LogoArchive Issue 1 was conceived, designed and sent to the printers for quotation within a day. It was inspired by a panel discussion that took place the day before at Somerset House as part of the exhibition Print! Tearing It Up. In the momentum of its design and production (undertaken by WithPrint) LogoArchive seeks an immediate connection between the agency of its creator and material object.
LogoArchive is founded on an enthusiasm for a well-crafted symbol; a convivial metaphor, a communicative immediacy and smart use of form language. However, in print, it was never conceived as a document with a singular intention; the simple documentation of symbols, rather a delivery mode in which to build a story and share thoughts.
Issue 2 begins to explore the potential of the zine to reconfigure itself over time. It does this by introducing a cover as content philosophy and in the addition of an insert. A conversation on Twitter; digital dialogue lost in the passage of time but forever coded into the electronic aether, is materialised as ink on paper and written into the story of the zine. This sits alongside an anthropological text; a musing on the distinctive qualities of the human eye, the theme of Issue 2.
This article, in a break from convention, has two interwoven parts; the familiar format looks at the micro (the graphic and the material), while inset italics explores the meta. These can be read independently or sequentially, and intend to bring an intangible layer to the zine. LogoArchive Issue 2 is available from Counter-print alongside a limited re-release of Issue 1.
Opinion by Richard Baird
The Conference Company (TCC) specialises in the design, organisation and execution of large-scale conferences throughout New Zealand and Australia. They also apply this expertise to award ceremonies under the trading name The Awards Company. It is a strategically interesting delineation yet a straightforward naming practice. Expressing what either company does was clearly not an issue, however, in a fast moving industry, where innovation is essential, the graphic identities of The Conference Company and The Awards Company had grown tired. With this in mind, TCC founder Jan Tonkin commissioned Studio South to help clarify the values of each company, understand and crystalise future ambitions and explore how to use these insights to position them as innovative thinkers and leaders within their field. The result is a new logotype, pattern, colour palette and governing system that both defines and unites both companies under a distinct new visual language. This links stationery, print communications, posters, name badges and signage.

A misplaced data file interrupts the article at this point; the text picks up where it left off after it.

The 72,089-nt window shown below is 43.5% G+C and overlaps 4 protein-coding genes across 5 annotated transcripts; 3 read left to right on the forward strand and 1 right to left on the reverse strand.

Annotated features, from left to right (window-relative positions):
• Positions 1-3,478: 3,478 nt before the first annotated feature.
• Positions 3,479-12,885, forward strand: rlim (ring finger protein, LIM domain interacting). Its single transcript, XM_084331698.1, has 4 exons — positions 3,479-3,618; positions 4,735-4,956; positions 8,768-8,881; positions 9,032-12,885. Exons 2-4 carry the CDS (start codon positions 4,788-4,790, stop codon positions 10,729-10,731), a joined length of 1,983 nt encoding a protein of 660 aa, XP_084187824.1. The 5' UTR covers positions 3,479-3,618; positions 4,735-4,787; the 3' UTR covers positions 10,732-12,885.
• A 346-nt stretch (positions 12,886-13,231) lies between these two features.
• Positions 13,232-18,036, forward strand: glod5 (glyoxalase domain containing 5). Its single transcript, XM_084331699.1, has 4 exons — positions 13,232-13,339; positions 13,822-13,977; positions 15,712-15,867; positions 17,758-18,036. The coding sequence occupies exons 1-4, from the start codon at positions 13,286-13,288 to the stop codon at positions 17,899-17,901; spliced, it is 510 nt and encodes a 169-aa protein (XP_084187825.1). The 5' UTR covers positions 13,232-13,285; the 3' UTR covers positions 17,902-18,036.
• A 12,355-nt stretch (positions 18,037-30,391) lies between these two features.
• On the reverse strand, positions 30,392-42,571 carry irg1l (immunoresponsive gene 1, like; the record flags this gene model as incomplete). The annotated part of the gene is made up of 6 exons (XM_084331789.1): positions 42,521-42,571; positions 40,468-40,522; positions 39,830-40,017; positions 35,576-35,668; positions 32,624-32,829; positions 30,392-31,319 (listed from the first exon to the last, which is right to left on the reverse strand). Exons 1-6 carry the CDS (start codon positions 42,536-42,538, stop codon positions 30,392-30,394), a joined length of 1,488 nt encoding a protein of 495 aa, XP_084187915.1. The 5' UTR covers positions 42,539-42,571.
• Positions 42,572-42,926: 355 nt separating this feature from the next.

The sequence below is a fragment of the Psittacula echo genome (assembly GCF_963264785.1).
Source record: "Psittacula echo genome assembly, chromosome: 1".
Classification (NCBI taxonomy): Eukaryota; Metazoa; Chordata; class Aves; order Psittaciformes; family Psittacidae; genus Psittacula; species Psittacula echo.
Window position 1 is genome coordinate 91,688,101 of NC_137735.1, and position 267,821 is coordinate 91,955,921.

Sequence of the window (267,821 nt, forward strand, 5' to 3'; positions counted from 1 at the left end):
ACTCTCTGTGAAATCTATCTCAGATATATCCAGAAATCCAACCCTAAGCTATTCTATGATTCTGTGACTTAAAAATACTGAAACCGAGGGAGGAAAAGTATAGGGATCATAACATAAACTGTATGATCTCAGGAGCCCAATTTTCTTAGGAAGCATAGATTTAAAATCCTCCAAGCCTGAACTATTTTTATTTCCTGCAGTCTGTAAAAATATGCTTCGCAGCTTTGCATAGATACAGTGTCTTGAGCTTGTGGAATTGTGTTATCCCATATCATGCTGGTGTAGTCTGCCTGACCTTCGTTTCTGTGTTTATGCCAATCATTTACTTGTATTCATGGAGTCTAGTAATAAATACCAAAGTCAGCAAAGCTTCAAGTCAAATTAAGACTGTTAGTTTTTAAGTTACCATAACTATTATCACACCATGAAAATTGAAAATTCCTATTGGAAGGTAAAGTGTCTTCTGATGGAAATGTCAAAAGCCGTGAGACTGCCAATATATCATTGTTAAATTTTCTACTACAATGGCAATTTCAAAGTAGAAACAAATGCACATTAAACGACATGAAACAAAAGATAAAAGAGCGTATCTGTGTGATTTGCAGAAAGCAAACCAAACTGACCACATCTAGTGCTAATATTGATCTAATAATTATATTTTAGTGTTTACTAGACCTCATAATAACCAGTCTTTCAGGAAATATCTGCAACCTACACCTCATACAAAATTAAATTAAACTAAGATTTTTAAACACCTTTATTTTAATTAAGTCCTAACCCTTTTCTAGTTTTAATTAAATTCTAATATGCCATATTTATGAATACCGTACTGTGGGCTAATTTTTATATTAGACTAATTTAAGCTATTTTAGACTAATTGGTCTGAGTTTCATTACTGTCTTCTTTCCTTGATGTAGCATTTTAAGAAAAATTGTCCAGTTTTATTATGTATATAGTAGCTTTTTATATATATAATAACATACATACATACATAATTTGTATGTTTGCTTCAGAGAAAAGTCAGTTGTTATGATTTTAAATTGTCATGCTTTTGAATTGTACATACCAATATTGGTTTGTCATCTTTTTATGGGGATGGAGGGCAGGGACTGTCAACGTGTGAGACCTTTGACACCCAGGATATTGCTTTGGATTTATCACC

Opinion by Richard Baird
Under the title Freespace the 16th International Architecture Exhibition, Biennale Architettura 2018 in Venice, asked international participants to “encourage reviewing ways of thinking, new ways of seeing the world, of inventing solutions where architecture provides for the well being and dignity of each citizen on this fragile planet”.
The response from Australia; a pavilion titled Repair and a collaboration between the Australian Institute of Architects, Creative directors Louise Wright and Mauro Baracco of Baracco+Wright, and artist Linda Tegg, investigates the relationship between architects and their use of land.
The pavilion brings to material reality a belief held by Wright and Baracco that architecture should actively engage in the ecological repair of place and that this action will in-turn catalyse other types of social, economic and cultural repair.
Working with the Australian Institute of Architects and Baracco+Wright, Melbourne-based Studio Round developed a graphic identity for Repair. This is included a graphic and material design language that connects catalogue, newsprint and website about the pavilion and its concept.